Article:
The Sonoma County Water Agency is selling its old headquarters in Santa Rosa, hoping the 7.5-acre property might one day become the site of an affordable housing development.
City officials have also welcomed that possibility.
“We’re looking forward to that property developing,” said Chuck Regalia, Santa Rosa’s director of community development. He called the pending sale “a great thing.”
To prepare the way, the city earlier this year rezoned the property for high-density residential development — featuring 18 to 30 units per acre. That change and the site’s re-designation for housing in the General Plan in 2009 nearly guarantee that the campus will never again be used as an office complex.
“This is not a place for a park or another government agency,” Regalia said.
But it’s not clear exactly how the city’s vision will be realized. Regalia said the city doesn’t anticipate buying the property, valued at more than $6 million. Officials with Burbank Housing, the affordable housing non-profit, said it would require at least $9 million from the city as seed money to apply for grants, tax credits and loans to finance such a project.
And “the city does not have enough money” to get that kind of project off the ground, said Pascal Sisich, Burbank’s director of housing development.
That leaves the site open for commercial developers, Sisich said, who are likely to opt for mostly commercial-rate apartments, leaving just a handful of below-market units available.
Long-time housing advocate David Grabill, however, had a slightly more hopeful view, saying there does seem to be an increased interest at the state or local level for funding affordable housing now that the economy seems to be turning around. The West College Avenue site, he said, is possibly the best candidate for affordable housing in the city, given its short walking distance to shopping, a community center and the transit hub on Stony Point Road.
“It would be a real loss if no affordable housing is built on that large piece of property,” Grabill said. “Nobody is advocating that all of it be affordable housing … but a significant percentage should be restricted for affordable housing.”
The Water Agency built the three-building office campus, at 2150 West College Ave., in the mid-1980s, but quickly outgrew it. The problem became acute in 1995 when the agency took over responsibility for 11 small sewer systems around the county, nearly doubling its staff, Assistant General Manager Mike Thompson said. By the end of the decade, half the staff was scattered around the area in various leased offices, making the operation less efficient.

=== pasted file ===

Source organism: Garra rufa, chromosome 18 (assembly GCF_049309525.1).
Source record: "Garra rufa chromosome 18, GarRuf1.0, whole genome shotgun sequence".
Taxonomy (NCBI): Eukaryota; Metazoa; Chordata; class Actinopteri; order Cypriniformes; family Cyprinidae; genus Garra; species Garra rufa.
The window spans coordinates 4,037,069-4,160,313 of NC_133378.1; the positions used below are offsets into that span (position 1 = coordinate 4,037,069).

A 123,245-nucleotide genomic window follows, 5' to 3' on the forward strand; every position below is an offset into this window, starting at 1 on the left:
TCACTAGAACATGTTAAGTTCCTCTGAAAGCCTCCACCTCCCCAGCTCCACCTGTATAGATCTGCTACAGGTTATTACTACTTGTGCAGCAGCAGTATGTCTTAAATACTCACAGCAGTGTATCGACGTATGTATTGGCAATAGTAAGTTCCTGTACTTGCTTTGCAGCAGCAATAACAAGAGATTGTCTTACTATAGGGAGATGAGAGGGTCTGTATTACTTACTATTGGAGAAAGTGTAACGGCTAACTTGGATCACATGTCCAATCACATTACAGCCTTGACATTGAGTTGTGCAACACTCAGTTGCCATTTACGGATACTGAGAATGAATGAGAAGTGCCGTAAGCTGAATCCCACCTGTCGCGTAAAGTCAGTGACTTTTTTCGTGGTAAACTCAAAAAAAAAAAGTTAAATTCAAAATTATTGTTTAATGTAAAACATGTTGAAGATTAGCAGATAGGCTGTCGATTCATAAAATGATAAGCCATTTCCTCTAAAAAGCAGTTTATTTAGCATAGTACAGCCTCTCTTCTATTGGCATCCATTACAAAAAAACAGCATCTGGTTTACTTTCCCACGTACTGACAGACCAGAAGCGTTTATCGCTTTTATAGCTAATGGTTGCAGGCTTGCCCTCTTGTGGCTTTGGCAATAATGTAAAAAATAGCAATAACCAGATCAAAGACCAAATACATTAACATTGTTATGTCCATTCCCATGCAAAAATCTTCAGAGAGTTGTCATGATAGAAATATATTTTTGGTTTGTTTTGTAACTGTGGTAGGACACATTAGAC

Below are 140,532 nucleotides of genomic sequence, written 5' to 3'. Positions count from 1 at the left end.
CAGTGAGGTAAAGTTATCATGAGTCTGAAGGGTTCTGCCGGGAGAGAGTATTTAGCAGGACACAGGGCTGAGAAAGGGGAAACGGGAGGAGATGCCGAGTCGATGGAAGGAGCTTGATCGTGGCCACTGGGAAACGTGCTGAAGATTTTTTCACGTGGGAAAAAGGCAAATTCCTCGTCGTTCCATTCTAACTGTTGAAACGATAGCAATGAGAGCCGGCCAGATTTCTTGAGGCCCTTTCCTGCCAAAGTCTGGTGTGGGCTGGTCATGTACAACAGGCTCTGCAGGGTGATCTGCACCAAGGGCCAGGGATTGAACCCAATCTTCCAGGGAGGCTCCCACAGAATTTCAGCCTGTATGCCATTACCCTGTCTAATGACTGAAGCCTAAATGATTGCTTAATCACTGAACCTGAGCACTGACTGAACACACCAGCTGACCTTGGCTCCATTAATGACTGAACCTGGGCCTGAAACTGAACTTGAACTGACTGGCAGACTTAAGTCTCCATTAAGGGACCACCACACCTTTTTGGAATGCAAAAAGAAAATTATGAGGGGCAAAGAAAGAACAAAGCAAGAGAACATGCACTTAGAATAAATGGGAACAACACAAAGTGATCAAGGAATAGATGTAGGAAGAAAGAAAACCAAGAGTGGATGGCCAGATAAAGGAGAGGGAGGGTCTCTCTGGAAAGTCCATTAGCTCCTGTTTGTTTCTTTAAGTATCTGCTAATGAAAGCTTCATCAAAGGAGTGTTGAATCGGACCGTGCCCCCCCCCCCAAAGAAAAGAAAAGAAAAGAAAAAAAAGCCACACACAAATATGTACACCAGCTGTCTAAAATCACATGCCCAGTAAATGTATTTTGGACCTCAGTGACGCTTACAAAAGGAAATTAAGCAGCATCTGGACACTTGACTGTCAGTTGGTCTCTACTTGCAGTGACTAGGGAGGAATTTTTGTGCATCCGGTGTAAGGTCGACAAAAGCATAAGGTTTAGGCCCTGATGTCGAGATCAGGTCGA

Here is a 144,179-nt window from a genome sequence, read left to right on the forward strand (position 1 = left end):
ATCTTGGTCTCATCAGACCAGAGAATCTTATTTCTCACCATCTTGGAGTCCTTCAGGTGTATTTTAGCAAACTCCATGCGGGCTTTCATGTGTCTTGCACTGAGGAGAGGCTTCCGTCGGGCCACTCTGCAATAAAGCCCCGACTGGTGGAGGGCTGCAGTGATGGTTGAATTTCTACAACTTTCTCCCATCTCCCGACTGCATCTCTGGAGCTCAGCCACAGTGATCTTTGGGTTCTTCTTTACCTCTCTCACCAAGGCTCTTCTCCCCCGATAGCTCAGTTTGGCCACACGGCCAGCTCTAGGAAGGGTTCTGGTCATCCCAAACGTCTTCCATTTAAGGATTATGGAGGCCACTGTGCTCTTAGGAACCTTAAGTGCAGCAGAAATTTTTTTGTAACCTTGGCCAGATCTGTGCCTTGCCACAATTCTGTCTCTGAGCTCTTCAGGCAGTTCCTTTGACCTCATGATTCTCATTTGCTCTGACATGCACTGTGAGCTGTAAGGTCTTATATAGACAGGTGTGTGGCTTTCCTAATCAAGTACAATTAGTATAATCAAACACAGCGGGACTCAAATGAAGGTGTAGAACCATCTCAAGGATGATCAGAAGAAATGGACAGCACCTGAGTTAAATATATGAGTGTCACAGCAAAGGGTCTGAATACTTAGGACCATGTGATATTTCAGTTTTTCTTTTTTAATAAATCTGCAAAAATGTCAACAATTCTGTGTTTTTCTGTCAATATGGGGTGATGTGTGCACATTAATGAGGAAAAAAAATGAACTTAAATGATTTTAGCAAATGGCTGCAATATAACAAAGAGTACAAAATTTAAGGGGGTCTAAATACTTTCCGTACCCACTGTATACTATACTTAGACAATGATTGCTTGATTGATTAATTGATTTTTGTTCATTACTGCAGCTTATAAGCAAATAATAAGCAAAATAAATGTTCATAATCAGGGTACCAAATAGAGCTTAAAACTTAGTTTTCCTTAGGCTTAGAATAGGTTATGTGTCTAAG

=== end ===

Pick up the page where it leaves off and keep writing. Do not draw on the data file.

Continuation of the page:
The agency began planning to move to new quarters in 2003 and since then has spent more than $18 million on three buildings – the main headquarters and an operations and maintenance building near Airport Boulevard and an office for flood control operations at the airport.
That cost was partly offset by the sale of some extra property at the airport to the SMART commuter rail system, worth about $2.7 million, and will be further offset by the sale of the College Avenue campus, Thompson said.
The agency has been phasing out the College Avenue offices since 2011 and closed the final one there last fall.
The site was the center of a political scandal in 2011, when then-state Assemblyman Michael Allen was fined $3,000 by the state Fair Political Practices Commission for his 2009 vote as a planning commissioner to designate the property for affordable housing in the city’s General Plan.
The Commission ruled that Allen’s role as a consultant to the Water Agency on the site was a conflict of interest. He said he had misunderstood the nature of the vote and that his violation was inadvertent.
The Sonoma County Board of Supervisors is expected to approve the sale of the now-vacant complex Tuesday.
By law, the agency will have to offer the site to government agencies related to affordable housing or recreation for the next 60 days before offering it on the open market. Thompson said it is impractical for anyone to try to reuse the site as an office even if the zoning allowed it; the buildings are in poor repair and would need at least $1 million in renovations.
No matter who buys it, only about 5 acres of the old campus will be available for development. The remainder will be put in a conservation easement to protect a creek that runs through the property, the Water Agency says.
The land could hold 120 to 150 apartments in three-story buildings, Regalia said, though the more units a developer tried to squeeze in, the more complex the plans become, particularly in trying to provide adequate parking.
You can reach Staff Writer Sean Scully at 521-5313 or email@example.com.